NEW YORK – Reputation has taken over content as the most important test for e-mail delivery, according to a session at yesterday’s DM Days Conference and Expo in New York.
In his talk, “What is your e-mail reputation?,” Matt Blumberg, chairman/CEO of Return Path, discussed the importance e-mail reputation has assumed for Internet service providers when deciding whether to let an e-mail get into a consumer’s inbox. A few years ago content was king, with about 80 percent of filtering controlled by what was in the e-mail. Today 77 percent of filtering is driven by sender reputation, 6 percent by domain reputation and only 17 percent by content.
“Reputation is used as the front line of filtering and content is used as a last defense,” Mr. Blumberg said. “Complaints put the consumer in charge of your deliverability and they are the main driver of whether or not you make it into the inbox.”
Five key drivers that ISPs look for when measuring reputation are consumer complaints, unknown users, sending to spam-trap addresses, sending infrastructure and sending stability.
This doesn’t imply a red light for marketers. It just means that they need to be informed of ISP expectations.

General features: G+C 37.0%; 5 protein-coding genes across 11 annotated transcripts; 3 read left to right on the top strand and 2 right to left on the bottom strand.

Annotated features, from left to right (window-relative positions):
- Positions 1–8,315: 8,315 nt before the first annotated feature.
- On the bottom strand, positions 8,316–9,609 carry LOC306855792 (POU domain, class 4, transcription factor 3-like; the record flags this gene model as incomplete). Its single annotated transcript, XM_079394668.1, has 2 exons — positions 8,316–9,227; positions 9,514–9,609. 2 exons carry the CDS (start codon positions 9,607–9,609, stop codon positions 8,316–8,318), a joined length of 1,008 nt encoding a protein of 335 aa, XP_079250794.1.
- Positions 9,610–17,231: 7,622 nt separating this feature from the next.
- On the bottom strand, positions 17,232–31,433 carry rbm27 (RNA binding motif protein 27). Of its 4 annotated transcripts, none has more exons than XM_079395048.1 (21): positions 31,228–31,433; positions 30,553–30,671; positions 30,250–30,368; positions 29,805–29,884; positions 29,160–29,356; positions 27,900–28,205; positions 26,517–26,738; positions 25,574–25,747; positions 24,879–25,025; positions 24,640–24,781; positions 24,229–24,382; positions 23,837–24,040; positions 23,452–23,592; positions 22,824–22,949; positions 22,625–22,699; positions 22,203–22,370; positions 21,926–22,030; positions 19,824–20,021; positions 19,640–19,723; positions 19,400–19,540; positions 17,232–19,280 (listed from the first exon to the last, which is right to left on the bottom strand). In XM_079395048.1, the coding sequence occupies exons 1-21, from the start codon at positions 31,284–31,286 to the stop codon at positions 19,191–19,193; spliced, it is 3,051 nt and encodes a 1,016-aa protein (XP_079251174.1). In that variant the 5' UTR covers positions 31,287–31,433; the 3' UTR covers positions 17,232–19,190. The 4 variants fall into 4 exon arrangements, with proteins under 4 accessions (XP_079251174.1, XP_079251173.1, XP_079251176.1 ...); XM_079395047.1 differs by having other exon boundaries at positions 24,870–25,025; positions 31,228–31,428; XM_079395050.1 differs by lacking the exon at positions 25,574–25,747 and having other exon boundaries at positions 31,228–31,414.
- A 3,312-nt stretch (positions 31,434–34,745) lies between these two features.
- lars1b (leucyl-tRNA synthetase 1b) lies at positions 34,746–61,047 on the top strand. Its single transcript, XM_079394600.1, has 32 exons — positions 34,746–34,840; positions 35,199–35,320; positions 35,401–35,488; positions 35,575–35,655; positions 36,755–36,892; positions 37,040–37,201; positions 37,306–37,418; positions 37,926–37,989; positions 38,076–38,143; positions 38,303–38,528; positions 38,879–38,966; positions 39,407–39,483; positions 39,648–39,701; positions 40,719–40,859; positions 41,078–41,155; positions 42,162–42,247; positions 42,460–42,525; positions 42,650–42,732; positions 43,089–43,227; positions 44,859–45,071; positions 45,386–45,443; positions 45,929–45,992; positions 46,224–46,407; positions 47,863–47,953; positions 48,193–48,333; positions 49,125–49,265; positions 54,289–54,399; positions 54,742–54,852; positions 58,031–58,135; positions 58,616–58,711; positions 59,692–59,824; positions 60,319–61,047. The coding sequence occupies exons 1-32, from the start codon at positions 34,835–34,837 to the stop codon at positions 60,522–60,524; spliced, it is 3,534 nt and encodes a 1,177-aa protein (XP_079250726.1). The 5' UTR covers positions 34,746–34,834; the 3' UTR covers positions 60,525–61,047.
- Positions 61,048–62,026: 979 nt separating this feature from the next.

“Marketers need to start learning the speed limit and recognize that that is how the receivers of the world make their decisions,” Mr. Blumberg said.
Some ways to build a good reputation are to sign up for free feedback loops offered by many ISPs.
In addition, marketers should do the basic math. Reducing complaints is really a function of meeting subscriber expectations. It’s about how you build relationships with the consumers. It’s also about sending welcome messages that inform a consumer of what to expect from your communications with them, like how often you send e-mail and what content you will include.
It is key to always keep a clean list and respect unsubscribe requests, as well as to measure complaints the way any other metric is measured. One Return Path client upped its delivery rate by identifying that a number of people over age 40 were marking their e-mail as spam.
The lesson learned? E-mail should be relevant to consumers, and house lists should be cleaned on a regular basis.
“If you send what you say you are going to send and you keep a clean list by removing consistent non-clickers, then you will have a higher delivery rate,” Mr. Blumberg said.